The psalmist confesses his sins, gives thanks to God, and urges others to do the same.
The psalmist encourages the people: “Be not like a senseless horse or mule whose movement must be curbed by bit and bridle; far be it from you!” (v. 9)
III. Select Verses
1b-2: Happy is he whose transgression is forgiven, whose sin is covered over. Happy the man whom the LORD does not hold guilty, and in whose spirit there is no deceit.
5-6: Then I acknowledged my sin to You; I did not cover up my guilt; I resolved, “I will confess my transgressions to the LORD,” and You forgave the guilt of my sin. Selah. Therefore let every faithful man pray to You upon discovering [his sin], that the rushing mighty waters not overtake him.
8-10: Let me enlighten you and show you which way to go; let me offer counsel; my eye is on you. Be not like a senseless horse or mule whose movement must be curbed by bit and bridle; far be it from you! Many are the torments of the wicked, but he who trusts in the LORD shall be surrounded with favor.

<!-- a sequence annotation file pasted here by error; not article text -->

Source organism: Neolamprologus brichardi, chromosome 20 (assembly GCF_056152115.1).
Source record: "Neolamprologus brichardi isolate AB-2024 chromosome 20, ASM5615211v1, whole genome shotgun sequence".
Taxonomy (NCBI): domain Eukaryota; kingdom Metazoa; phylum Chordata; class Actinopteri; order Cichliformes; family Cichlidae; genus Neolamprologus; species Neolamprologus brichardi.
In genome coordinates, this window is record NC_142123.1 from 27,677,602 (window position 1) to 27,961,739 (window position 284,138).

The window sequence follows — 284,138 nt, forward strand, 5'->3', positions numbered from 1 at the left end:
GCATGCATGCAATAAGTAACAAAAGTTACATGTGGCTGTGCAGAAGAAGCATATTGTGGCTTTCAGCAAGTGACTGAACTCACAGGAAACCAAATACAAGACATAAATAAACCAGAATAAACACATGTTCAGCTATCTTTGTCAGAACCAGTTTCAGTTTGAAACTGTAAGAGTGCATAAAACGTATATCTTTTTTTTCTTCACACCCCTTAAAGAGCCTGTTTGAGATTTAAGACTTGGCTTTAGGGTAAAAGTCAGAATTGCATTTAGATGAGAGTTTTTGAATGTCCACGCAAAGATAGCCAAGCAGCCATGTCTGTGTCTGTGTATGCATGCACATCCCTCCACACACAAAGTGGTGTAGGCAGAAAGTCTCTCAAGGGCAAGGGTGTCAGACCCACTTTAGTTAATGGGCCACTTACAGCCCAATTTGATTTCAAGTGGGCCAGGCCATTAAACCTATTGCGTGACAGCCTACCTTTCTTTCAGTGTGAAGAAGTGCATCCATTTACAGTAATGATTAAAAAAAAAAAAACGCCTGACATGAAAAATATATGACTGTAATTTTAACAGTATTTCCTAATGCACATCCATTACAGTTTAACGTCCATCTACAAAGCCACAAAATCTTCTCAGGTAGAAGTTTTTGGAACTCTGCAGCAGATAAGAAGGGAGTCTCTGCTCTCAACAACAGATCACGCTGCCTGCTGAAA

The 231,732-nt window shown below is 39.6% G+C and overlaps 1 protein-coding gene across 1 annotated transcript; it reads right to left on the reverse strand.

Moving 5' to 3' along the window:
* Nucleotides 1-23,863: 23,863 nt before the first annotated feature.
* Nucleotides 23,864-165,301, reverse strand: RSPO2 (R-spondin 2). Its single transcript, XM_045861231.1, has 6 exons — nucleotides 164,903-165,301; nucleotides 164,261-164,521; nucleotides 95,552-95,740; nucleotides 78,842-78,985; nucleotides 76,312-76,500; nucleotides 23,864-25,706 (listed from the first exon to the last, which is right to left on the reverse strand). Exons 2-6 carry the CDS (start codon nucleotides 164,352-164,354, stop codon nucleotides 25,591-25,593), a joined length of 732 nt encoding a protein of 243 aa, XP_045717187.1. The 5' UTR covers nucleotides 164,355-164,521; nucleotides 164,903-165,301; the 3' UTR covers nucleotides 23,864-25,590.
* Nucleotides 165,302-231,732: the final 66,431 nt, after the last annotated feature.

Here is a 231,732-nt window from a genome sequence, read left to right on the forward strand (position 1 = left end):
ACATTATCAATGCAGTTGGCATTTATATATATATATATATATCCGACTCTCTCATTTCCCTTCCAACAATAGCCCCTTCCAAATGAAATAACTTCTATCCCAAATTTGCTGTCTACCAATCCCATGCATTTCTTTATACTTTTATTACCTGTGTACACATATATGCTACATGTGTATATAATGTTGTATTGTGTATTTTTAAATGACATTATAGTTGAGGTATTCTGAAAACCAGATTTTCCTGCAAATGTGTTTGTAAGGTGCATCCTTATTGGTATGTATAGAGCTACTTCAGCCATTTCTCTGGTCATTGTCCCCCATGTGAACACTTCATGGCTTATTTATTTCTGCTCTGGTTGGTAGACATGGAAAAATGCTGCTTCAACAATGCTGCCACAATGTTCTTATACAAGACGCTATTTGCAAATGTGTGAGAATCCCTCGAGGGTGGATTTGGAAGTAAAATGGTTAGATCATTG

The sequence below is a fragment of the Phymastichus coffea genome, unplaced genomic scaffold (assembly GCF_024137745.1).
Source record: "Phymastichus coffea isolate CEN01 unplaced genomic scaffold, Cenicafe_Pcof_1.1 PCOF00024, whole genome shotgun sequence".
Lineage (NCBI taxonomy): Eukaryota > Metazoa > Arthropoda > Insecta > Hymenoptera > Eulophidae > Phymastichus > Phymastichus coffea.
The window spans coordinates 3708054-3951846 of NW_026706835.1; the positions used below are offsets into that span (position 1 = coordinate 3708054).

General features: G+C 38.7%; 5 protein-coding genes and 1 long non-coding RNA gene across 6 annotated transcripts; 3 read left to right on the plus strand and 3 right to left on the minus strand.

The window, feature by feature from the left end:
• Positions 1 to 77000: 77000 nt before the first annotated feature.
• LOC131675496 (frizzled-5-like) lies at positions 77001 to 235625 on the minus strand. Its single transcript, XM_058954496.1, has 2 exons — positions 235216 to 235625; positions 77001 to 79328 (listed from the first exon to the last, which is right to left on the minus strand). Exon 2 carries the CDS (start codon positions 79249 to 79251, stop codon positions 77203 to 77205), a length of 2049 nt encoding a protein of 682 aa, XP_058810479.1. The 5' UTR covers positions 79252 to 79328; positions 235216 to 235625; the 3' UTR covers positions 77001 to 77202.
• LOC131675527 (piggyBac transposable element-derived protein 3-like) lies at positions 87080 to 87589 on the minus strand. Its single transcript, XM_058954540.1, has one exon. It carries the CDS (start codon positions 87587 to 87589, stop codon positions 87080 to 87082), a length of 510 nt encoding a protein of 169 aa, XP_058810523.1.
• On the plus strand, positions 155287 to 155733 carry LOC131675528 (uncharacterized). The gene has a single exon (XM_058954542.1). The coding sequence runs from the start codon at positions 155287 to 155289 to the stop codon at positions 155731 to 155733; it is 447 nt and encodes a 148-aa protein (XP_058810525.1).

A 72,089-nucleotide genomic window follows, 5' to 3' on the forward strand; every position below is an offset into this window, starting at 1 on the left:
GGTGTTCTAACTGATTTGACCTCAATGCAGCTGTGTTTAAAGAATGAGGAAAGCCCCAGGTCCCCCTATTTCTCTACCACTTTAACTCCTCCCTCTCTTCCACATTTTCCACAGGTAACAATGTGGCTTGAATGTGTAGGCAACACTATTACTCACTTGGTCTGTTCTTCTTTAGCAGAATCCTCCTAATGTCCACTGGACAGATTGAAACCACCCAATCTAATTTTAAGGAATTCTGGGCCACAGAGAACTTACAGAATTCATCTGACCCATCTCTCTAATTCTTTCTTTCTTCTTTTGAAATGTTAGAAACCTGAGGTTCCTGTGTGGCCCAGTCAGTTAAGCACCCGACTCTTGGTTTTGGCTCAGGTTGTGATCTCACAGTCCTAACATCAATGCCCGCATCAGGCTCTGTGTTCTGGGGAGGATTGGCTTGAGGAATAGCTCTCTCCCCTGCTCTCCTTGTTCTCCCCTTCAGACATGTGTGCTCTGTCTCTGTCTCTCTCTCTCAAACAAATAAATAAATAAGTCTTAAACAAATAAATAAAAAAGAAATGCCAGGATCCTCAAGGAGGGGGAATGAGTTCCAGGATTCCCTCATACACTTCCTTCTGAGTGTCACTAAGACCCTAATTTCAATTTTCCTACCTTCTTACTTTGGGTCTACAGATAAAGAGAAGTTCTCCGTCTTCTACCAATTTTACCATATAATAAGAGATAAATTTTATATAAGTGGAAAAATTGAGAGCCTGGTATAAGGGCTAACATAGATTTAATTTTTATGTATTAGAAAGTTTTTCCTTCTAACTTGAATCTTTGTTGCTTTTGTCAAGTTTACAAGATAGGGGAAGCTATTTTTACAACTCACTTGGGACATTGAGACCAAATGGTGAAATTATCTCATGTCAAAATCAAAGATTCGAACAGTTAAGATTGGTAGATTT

1b-2. Pedagogic beatitudes
3-5. Account of trouble, confession, and salvation
8-10. Pedagogic instruction
11. Call to worship
No comment today. Stay tuned.
VI. Works Used
(see “Commentaries” page)
Collins, John J. “Introduction to the Hebrew Bible,” (Minneapolis: Fortress Press, 2004).
Craigie, Peter C. “Psalms 1-50” Word Biblical Commentary vol. 19 (Waco, Texas: Wordbooks, 1983).
Gerstenberger, Erhard S. “Psalms Part 1 with an Introduction to Cultic Poetry” Forms of Old Testament Literature (Michigan: Eerdmans, 1988).
Photo taken from http://kellyangard.com/wp-content/uploads/2009/11/up-close-personal-horse.jpg